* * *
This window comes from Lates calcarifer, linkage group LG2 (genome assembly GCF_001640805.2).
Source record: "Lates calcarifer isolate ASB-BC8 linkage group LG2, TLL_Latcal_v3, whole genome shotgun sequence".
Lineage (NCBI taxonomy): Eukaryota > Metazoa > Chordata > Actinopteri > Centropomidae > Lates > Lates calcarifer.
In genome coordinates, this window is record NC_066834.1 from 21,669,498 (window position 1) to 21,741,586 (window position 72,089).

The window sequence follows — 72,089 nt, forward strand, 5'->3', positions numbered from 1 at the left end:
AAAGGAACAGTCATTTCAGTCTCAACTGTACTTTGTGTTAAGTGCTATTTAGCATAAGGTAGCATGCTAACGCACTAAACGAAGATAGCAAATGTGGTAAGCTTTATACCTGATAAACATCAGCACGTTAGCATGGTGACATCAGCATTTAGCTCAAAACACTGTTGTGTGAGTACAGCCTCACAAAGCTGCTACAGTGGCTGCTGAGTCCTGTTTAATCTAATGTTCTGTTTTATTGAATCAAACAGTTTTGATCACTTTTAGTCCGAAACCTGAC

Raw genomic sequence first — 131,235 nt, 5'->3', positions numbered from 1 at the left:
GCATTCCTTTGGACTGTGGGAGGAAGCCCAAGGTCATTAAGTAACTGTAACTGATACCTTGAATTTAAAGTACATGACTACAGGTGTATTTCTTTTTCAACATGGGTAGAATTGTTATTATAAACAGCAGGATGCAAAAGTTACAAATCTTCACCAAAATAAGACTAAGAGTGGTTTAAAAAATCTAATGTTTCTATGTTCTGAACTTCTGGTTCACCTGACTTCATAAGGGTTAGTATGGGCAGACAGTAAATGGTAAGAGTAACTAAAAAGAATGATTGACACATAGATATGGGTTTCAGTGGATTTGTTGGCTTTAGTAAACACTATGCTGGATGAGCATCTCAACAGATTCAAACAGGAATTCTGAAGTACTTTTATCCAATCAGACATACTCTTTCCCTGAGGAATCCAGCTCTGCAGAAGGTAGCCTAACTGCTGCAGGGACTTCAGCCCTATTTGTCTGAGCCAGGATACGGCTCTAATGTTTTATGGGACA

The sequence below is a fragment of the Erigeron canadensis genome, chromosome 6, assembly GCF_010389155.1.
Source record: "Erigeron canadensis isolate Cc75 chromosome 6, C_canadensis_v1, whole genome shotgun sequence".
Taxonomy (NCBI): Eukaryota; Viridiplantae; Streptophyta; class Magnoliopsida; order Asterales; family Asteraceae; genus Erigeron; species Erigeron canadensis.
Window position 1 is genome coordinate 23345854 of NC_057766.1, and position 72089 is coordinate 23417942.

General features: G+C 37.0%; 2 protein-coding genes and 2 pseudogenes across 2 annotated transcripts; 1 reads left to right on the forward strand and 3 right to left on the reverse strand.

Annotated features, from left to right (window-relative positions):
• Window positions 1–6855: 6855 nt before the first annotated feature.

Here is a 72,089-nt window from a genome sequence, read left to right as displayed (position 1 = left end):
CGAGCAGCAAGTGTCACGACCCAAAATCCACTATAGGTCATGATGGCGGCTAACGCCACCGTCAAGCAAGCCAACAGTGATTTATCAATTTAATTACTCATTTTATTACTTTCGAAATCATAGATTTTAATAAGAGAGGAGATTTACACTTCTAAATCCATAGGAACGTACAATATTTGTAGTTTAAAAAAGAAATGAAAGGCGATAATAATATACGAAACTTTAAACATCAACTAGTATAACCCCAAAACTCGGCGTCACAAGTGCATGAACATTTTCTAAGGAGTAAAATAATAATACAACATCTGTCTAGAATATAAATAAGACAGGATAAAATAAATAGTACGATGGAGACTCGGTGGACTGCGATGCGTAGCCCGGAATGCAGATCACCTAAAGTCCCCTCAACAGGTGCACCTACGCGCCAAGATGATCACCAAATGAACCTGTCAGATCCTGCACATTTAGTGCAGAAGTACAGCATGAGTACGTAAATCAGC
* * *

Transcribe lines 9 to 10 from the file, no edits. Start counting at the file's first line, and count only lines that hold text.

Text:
The sequence below is a fragment of the Erigeron canadensis genome, chromosome 6, assembly GCF_010389155.1.
Source record: "Erigeron canadensis isolate Cc75 chromosome 6, C_canadensis_v1, whole genome shotgun sequence".